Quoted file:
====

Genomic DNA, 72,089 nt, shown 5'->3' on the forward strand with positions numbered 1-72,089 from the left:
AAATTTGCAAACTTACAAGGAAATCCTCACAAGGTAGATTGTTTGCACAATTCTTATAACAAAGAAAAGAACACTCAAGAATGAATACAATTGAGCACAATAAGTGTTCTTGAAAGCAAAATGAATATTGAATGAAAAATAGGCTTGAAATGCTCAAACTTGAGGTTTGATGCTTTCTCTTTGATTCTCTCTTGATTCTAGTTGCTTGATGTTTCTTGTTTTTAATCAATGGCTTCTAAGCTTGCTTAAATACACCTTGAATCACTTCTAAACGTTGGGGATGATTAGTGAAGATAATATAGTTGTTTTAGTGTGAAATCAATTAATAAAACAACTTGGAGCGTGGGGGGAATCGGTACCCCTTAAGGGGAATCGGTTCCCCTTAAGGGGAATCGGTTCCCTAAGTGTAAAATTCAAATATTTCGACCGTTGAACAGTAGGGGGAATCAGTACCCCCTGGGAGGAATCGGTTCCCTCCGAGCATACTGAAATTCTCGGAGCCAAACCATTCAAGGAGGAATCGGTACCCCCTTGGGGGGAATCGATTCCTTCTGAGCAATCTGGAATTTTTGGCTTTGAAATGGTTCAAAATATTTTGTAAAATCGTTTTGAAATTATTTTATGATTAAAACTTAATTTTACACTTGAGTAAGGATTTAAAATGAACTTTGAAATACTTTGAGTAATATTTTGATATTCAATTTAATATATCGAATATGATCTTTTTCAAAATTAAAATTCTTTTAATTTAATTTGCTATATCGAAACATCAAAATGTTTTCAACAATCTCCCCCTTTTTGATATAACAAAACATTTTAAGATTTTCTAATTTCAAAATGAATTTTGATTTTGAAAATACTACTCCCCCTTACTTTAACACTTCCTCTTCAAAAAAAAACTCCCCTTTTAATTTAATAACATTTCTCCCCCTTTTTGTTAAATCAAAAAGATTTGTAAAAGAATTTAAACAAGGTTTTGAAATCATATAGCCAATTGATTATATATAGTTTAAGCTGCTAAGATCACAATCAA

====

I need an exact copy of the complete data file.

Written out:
Genomic DNA, 72,089 nt, shown 5'->3' on the forward strand with positions numbered 1-72,089 from the left:
AAATTTGCAAACTTACAAGGAAATCCTCACAAGGTAGATTGTTTGCACAATTCTTATAACAAAGAAAAGAACACTCAAGAATGAATACAATTGAGCACAATAAGTGTTCTTGAAAGCAAAATGAATATTGAATGAAAAATAGGCTTGAAATGCTCAAACTTGAGGTTTGATGCTTTCTCTTTGATTCTCTCTTGATTCTAGTTGCTTGATGTTTCTTGTTTTTAATCAATGGCTTCTAAGCTTGCTTAAATACACCTTGAATCACTTCTAAACGTTGGGGATGATTAGTGAAGATAATATAGTTGTTTTAGTGTGAAATCAATTAATAAAACAACTTGGAGCGTGGGGGGAATCGGTACCCCTTAAGGGGAATCGGTTCCCCTTAAGGGGAATCGGTTCCCTAAGTGTAAAATTCAAATATTTCGACCGTTGAACAGTAGGGGGAATCAGTACCCCCTGGGAGGAATCGGTTCCCTCCGAGCATACTGAAATTCTCGGAGCCAAACCATTCAAGGAGGAATCGGTACCCCCTTGGGGGGAATCGATTCCTTCTGAGCAATCTGGAATTTTTGGCTTTGAAATGGTTCAAAATATTTTGTAAAATCGTTTTGAAATTATTTTATGATTAAAACTTAATTTTACACTTGAGTAAGGATTTAAAATGAACTTTGAAATACTTTGAGTAATATTTTGATATTCAATTTAATATATCGAATATGATCTTTTTCAAAATTAAAATTCTTTTAATTTAATTTGCTATATCGAAACATCAAAATGTTTTCAACAATCTCCCCCTTTTTGATATAACAAAACATTTTAAGATTTTCTAATTTCAAAATGAATTTTGATTTTGAAAATACTACTCCCCCTTACTTTAACACTTCCTCTTCAAAAAAAAACTCCCCTTTTAATTTAATAACATTTCTCCCCCTTTTTGTTAAATCAAAAAGATTTGTAAAAGAATTTAAACAAGGTTTTGAAATCATATAGCCAATTGATTATATATAGTTTAAGCTGCTAAGATCACAATCAA